The Axis of Inequality: How Elite Venture Capitalists, Pension Funds, And Endowments Subsidize Inequality
My first job out of Morehouse College was working in the recruiting department at global management consultancy McKinsey & Company.
Applicants were carefully scrutinized for their college and graduate-level grades and test scores. I curiously looked in the database at how students at my alma mater came out in the recruiting process. Morehouse is a private Black liberal arts college in Atlanta. I was happy to see some Morehouse students made it through. Although one Rhodes scholar’s test scores were good enough to get to the interview process, he was rejected by one partner for “poor math.”
Later, my supervisor, “Penelope,” told me to throw the resume of one strong white applicant in the trash. I naively asked why.
The Kennesaw State University applicant had a 4.0 GPA and perfect SAT scores. I had thought test scores were supposed to neutralize the variance of education quality between schools.
She quickly shot back, “wrong school.” To keep charging clients high consulting rates, Penelope was signaling a white kid could be a genius but if they didn’t have the elitist clothes wrapped around their top grades and test scores, they weren’t a fit. You see this biased elitism displayed in the book, “The Hard Things About Hard Things,” by Ben Horowitz of the leading venture capital firm a16z. He talks about Marc Andreessen’s prior resistance to hiring a talented white executive as head of sales of Opsware, in part because the executive came from a “weak school.”
To keep trafficking in elitism and charging people the highest rates, McKinsey had to throw really good people with perfect SAT scores in the trash.
How many Black entrepreneurs don’t have the right clothes wrapped around their creativity and ambition and are simply being thrown in the trash by liberal elites, similar to the white Kennesaw State kid?
At the 2008 National Venture Capital Association’s annual meeting, John Doerr — widely considered to be the father of venture capital — described the factors he associated with successful entrepreneurs:
“They all seem to be white, male nerds who’ve dropped out of Harvard or Stanford and they absolutely have no social life. So when I see that pattern coming in — which was true of Google — it was very easy to decide to invest,”
Doerr seemed to suggest that he uses race as a factor to determine who gets funded. It’s not absurd to suggest that venture capitalists use racial variables — whether they know it or not — based on who has made it before.
Institutional forces at the top of the food chain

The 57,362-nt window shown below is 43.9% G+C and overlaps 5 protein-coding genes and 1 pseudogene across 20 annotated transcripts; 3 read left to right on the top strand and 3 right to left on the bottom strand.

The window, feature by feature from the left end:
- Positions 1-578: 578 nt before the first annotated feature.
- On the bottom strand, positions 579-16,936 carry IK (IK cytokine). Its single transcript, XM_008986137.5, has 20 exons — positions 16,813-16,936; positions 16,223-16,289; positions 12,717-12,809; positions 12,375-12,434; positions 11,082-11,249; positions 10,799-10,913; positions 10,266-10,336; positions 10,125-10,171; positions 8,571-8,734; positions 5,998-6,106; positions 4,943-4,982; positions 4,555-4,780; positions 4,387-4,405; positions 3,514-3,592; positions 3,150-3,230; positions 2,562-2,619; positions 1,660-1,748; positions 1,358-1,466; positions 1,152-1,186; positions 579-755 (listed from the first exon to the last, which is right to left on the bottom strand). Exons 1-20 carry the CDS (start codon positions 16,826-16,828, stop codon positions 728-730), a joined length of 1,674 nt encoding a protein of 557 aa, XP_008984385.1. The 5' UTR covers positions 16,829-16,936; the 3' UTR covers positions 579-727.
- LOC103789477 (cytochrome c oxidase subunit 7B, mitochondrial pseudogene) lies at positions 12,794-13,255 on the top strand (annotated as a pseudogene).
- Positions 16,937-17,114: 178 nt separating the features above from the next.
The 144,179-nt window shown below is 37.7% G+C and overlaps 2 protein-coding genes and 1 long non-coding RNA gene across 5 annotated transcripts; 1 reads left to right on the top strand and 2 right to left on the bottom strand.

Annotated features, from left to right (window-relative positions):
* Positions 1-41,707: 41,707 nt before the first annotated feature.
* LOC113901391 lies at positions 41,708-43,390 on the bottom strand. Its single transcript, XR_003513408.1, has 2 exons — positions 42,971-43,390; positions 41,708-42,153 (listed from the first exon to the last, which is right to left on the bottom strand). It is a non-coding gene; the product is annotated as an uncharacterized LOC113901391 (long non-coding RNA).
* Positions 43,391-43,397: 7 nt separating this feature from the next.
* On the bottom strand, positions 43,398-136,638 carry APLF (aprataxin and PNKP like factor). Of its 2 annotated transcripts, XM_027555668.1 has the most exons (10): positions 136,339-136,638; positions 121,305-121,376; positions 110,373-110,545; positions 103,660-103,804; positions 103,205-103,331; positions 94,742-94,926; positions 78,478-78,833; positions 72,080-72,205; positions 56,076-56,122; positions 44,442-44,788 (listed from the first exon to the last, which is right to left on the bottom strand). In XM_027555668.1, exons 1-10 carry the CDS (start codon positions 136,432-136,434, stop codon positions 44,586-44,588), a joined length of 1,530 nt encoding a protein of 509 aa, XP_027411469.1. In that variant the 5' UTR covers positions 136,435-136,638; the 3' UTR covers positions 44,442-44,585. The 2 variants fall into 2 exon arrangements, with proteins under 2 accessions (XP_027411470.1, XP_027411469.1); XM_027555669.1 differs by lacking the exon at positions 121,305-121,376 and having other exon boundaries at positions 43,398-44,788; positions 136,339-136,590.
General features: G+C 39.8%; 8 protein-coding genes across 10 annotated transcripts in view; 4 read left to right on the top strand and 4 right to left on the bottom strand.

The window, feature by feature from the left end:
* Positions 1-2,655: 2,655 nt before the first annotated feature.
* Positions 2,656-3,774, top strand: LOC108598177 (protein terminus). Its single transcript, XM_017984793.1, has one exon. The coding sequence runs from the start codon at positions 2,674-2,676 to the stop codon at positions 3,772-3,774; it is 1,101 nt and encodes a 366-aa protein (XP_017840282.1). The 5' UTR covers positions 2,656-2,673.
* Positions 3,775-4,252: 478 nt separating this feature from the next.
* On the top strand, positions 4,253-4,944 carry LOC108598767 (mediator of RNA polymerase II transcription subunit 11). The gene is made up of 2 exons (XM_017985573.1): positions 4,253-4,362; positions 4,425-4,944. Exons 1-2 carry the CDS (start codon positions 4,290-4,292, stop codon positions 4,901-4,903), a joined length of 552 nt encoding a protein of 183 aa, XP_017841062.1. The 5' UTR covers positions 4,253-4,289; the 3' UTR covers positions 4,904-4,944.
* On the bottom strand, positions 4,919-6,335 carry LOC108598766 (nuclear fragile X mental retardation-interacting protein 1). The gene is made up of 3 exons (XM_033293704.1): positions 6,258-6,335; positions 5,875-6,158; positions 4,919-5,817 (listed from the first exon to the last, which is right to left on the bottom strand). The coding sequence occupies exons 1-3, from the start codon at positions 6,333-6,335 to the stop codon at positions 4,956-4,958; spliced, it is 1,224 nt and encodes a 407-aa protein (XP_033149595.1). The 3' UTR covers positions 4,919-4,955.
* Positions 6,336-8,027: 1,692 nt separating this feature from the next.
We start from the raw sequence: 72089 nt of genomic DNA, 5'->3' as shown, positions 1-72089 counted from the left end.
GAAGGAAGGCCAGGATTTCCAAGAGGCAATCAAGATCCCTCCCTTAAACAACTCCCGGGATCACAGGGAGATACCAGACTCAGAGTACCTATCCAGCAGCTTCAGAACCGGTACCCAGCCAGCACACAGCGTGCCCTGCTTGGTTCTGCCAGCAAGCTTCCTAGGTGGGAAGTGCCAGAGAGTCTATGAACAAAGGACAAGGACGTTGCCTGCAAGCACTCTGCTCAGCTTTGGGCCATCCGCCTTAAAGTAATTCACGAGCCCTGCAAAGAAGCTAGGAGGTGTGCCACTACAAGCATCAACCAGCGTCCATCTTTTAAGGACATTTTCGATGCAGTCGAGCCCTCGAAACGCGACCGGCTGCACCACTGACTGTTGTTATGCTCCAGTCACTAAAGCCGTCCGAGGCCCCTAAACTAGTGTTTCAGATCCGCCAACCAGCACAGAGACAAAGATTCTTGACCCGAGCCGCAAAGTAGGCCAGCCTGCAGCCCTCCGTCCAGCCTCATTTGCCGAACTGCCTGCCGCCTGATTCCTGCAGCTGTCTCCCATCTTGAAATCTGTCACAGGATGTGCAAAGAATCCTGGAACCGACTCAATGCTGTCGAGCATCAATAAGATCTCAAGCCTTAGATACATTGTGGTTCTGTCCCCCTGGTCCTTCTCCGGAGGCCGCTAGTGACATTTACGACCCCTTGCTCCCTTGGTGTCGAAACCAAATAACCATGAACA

The many complex diversity issues involving African Americans in tech have mainly focused on getting more Black engineers into the Silicon Valley ecosystem. There has been a noticeable improvement in cultural and corporate awareness about the issue; an increase in Black engineer recruiting outreach at Google, Twitter, and Facebook; new nonprofit startups focusing on engineering education access; and a few diversity-focused venture capital funds.
While these fragmented efforts are a positive step towards increasing diversity in Silicon Valley, there is a scarcity of focus on the institutional forces at the top of the food chain. Where do these venture capitalists get their money to invest in startups? Where does venture capital come from?
More than 50 percent of venture capital comes from:
- Endowments at places such as Harvard, Princeton or Yale.
- Public pensions from places like the California or the New York State teachers’ retirement systems.
These two sources of capital with billions of dollars under management invest annually in venture capital funds. These capital sources are attached to the diverse public in two ways.
First, they are using the public pension money to invest in startups. Some of this is African American pension money.
Secondly, endowments such as Harvard and Yale operate like big hedge funds without any taxes. Some researchers suggest the public subsidy per student is over $100,000 at the most elite Ivy League universities. These venture capital sources are directly and indirectly connected to funding by the public.
According to CB Insights, less than 1 percent of venture capital funding goes to Black entrepreneurs.
This means that less than 1 cent of every dollar that venture capitalists get from public pensions and endowments reaches one of many smart, ambitious, Black entrepreneurs.
Finding a moral conscience
I believe public pensions and untaxed university endowments must find their moral conscience and pair their investing values with their affirmative action values.
I don’t believe venture capitalists are intentionally contributing to inequality or locking African Americans out of the system.
These mainly white venture capitalists are fanatical and focused on cold performance metrics. They are broadly amoral, with biases largely informed by a pattern recognition system where they feel most comfortable by basing decisions on what they have seen before.